Strong Outlook for Tourism Recovery in Europe But Staff Shortages and Cost of Living Crisis

By | July 12, 2022

  • As concerns over Covid-19 wane, Europe is expected to recover 70% of pre-pandemic travel demand by 2022
  • The sudden increase in consumer demand along with staff shortages poses serious challenges for the sector in the summer months.
  • The long journey to Europe continues to lag significantly behind the short and moderate recovery

Uncertainty caused by worsening inflation, prolonged war disruptions and rising Covid-19 rates continue to put at risk the tourism outlook across Europe. However, the European Travel Commission (ETC) predicts willingness to travel this summer will prevail. The latest edition of ‘Trends and Prospects in Tourism in Europe’ The quarterly report indicates that the recovery is in full swing heading into the peak summer season of 2022, with consumer savings accumulated by the pandemic expected to support travel demand.

The ETC predicts that Europe will recover 70% of pre-Covid travel demand this year. For 2022 to date, Bulgaria (-8%), Serbia (-10%) and Turkey (-14%) have seen the strongest rebounds in tourist arrivals. Monaco (-22%), Croatia (-30%), Iceland (-35%) and Slovenia (-37%)-the only destinations reporting data until May-also showed strong recovery. At the other end of the spectrum, Latvia’s geographical proximity to Russia is slowing the country’s tourism recovery from the pandemic (-63%) following cancellations in multiple hotel reservations. Slovakia and the Czech Republic were also among the destinations in Eastern Europe that exceeded the 50% decrease.

Commenting following the publication of the report, Luís Araújo, President of ETC: “The restrictions on Covid-19 have been lifted, and people are eager to make up for two years of lost travel opportunities. We are witnessing a faster recovery than expected by travel businesses in Europe, and the staff shortages can be obstacles to full recovery.Returning talent, and making careers in the sector more attractive, is the top priority for Europe’s tourism recovery in the coming months.It is also important to continue to the EU is monitoring the impact of inflation on the cost of living – Europe must do everything within its power to ensure that travel does not become inaccessible for the average European. “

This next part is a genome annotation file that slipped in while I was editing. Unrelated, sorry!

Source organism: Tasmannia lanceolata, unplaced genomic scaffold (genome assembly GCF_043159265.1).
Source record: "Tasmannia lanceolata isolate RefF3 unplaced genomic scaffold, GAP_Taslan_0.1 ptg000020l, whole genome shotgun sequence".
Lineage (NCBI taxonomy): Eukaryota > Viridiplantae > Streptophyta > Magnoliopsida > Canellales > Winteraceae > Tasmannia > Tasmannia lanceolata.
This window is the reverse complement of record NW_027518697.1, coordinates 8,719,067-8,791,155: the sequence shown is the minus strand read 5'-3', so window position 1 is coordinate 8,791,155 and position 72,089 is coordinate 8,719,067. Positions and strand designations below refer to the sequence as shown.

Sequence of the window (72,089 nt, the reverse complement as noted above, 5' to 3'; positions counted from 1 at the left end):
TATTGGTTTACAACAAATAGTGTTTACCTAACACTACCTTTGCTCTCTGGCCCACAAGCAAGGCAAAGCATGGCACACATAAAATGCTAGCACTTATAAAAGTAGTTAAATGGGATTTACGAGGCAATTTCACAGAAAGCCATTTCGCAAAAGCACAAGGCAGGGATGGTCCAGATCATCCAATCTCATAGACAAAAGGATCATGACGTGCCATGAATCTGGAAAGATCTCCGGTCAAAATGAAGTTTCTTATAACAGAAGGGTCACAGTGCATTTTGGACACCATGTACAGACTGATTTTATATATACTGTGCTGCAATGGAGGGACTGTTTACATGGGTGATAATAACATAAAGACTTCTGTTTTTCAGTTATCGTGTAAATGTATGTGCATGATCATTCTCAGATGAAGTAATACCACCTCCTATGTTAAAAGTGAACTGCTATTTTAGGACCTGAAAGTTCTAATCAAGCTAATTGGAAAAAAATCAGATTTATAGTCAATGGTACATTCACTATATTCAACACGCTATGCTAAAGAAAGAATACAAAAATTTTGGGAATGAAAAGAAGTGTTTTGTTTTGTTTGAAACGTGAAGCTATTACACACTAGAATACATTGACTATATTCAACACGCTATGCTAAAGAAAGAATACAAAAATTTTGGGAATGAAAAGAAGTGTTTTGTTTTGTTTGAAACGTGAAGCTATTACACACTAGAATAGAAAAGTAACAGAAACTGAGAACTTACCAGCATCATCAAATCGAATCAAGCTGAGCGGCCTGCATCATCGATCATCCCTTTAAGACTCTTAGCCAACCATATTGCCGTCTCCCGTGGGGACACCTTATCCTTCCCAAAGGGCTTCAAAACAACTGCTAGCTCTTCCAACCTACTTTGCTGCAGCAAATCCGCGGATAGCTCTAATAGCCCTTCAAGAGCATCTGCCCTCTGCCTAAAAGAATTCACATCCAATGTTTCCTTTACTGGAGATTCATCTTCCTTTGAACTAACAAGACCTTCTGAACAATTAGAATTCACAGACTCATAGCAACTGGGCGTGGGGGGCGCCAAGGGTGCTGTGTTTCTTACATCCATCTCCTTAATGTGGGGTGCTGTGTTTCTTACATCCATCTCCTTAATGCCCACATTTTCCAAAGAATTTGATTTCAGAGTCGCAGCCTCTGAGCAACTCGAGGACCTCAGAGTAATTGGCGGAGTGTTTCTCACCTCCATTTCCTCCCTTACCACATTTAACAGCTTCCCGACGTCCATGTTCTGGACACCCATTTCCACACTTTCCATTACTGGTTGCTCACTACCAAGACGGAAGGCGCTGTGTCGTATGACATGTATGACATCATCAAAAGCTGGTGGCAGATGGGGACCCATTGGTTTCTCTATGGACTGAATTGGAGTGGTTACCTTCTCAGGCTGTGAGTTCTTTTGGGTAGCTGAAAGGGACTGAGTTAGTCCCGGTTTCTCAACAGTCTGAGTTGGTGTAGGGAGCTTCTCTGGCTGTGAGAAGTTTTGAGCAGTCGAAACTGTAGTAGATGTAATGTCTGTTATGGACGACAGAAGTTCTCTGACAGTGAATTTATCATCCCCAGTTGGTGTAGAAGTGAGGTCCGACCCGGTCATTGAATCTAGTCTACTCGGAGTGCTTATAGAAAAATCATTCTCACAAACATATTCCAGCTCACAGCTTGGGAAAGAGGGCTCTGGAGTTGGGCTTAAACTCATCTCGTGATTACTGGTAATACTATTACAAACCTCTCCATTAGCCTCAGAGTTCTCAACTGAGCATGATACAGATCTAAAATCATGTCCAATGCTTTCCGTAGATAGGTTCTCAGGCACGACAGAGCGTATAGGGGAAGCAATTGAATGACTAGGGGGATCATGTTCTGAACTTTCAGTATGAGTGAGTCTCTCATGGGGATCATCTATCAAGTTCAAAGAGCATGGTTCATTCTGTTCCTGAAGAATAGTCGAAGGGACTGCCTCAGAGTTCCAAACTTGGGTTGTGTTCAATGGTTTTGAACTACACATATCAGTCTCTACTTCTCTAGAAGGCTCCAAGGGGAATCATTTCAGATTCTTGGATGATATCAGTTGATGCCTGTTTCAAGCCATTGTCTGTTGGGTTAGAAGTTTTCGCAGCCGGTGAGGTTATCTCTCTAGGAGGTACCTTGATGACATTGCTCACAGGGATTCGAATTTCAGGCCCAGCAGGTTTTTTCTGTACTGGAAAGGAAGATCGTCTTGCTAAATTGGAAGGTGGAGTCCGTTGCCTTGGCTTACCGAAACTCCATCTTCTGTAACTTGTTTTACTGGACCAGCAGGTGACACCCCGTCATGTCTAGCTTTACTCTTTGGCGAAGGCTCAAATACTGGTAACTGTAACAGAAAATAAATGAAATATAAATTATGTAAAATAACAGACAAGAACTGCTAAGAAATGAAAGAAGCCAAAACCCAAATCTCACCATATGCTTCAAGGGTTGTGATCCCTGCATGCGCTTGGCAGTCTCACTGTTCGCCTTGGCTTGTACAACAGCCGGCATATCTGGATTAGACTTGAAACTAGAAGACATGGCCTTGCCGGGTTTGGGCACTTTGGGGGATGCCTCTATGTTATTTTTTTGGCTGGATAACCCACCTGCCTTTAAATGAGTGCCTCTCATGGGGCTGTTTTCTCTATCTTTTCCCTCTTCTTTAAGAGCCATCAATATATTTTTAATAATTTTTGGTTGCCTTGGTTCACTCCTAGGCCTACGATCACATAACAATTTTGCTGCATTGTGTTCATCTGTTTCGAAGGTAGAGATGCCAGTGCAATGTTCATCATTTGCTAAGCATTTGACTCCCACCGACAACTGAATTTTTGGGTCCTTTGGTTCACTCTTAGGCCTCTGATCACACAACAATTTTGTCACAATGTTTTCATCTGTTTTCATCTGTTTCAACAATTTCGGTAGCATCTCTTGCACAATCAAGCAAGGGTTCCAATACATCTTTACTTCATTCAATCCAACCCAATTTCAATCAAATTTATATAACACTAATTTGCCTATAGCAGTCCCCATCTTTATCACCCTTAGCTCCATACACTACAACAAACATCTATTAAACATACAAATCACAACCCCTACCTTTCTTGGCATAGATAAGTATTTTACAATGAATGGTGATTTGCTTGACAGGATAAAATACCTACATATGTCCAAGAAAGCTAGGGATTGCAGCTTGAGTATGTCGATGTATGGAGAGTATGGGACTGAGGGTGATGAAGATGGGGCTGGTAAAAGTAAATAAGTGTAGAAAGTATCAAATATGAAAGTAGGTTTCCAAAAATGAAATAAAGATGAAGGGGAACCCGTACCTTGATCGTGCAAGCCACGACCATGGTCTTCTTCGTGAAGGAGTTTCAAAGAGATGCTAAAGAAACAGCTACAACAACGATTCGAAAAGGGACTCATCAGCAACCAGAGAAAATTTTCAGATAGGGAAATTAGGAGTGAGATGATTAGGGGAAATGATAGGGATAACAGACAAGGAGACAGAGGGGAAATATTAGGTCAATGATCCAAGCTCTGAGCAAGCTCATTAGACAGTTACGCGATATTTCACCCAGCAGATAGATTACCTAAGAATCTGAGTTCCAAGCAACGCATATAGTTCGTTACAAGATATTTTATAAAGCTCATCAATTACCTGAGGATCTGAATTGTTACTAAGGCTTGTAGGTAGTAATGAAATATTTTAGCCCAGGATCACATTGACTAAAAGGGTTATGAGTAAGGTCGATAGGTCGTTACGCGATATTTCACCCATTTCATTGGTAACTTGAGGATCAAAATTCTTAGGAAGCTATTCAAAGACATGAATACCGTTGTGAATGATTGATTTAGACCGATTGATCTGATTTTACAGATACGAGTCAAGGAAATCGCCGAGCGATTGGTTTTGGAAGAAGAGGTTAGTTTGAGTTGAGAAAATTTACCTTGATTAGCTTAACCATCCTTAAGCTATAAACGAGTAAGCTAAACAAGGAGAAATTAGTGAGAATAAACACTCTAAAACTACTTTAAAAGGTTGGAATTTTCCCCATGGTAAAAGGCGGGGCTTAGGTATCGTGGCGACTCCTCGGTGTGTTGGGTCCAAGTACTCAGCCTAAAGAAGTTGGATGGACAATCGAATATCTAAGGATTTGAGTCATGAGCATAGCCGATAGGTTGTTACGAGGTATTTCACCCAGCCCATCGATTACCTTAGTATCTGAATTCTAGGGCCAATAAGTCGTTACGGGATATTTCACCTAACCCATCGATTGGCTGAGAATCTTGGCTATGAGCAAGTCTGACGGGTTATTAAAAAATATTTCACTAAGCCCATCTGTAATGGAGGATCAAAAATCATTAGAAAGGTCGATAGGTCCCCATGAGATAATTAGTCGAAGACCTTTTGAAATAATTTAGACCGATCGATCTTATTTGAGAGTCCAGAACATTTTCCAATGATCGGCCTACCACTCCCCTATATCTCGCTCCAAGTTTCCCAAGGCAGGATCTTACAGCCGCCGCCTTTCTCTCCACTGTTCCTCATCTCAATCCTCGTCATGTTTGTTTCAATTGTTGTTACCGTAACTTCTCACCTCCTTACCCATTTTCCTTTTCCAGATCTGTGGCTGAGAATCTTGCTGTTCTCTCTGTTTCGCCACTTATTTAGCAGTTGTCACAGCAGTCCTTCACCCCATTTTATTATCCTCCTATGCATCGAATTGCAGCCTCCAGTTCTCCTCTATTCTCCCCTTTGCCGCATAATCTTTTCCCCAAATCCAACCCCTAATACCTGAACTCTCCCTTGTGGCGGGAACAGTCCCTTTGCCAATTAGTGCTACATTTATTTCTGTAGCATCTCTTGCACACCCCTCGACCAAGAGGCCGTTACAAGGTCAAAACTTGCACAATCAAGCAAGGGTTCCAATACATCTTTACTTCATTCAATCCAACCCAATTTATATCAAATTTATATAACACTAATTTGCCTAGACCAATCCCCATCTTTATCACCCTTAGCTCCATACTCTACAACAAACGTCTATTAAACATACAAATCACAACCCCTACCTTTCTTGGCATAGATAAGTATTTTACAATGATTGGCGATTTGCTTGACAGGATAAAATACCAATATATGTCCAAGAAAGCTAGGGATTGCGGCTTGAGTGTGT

High inflation is likely to shift demand to domestic and short-haul travel

While travel sentiment in Europe remains strong, the savings base – which is expected to boost growth – has been reduced by the rising cost of living due to rising energy and food prices. Moreover, the steep acceleration in fuel prices directly increases the price of travel, or more specifically transportation. For consumers, price increases are likely to shift preferences to lower-cost options such as staycations, or more affordable modes of transportation to neighboring countries.

As a result, short and medium travel is expected to continue driving European tourism recovery. Arrivals from long-haul markets are still lagging significantly, especially in Asia where travel sentiment is hampered by ongoing restrictions on Covid-19. Although sentiment was more positive in the United States, the recovery was still slower than expected. U.S. citizens returning from Europe are required to take PCR tests before traveling until the end of May/beginning of June, which may have hampered the need.

Talent shortages across Europe pose another threat to confined travel needs

Given the stronger than expected return of demand during 2022, continued delays in labor supply are creating staff shortages across the travel and tourism sector in Europe. As a result, many destinations in Europe may struggle to facilitate high demand this summer. The main reasons cited for these shortages were the restricted pool of available workers, long lead times in security clearance and the sector viewed as an unstable job opportunity after Covid.

Although the shortage of hospitality staff is acute, the current shortage of workers in the aviation sector dominates the headlines. Approximately 190,000 European aviation workers were laid off during the pandemic. Despite airlines and airports responding to recruitment drives, the industry is unlikely to respond during this summer’s peak season. The impact of this shortfall is already being felt – in the first weekend of June, the Netherlands saw cancellation rates of up to 11% and up to 4% in the UK. Airports are reducing the number of flights to reduce travel disruption that is expected to continue until the summer months as some air carriers announce strikes and cancel flights due to labor shortages.

The full report can be downloaded here.

About the European Travel Commission

Founded in 1948, the European Travel Commission is a unique association in the travel sector, representing the National Tourism Organizations of European countries. Its mission is to boost Europe’s sustainable development as a tourist destination. Over the past few decades, ETC has positioned itself at the forefront of the European tourism scene, establishing its expertise and establishing partnerships in tourism areas, based on promotion, market intelligence and best practice sharing.


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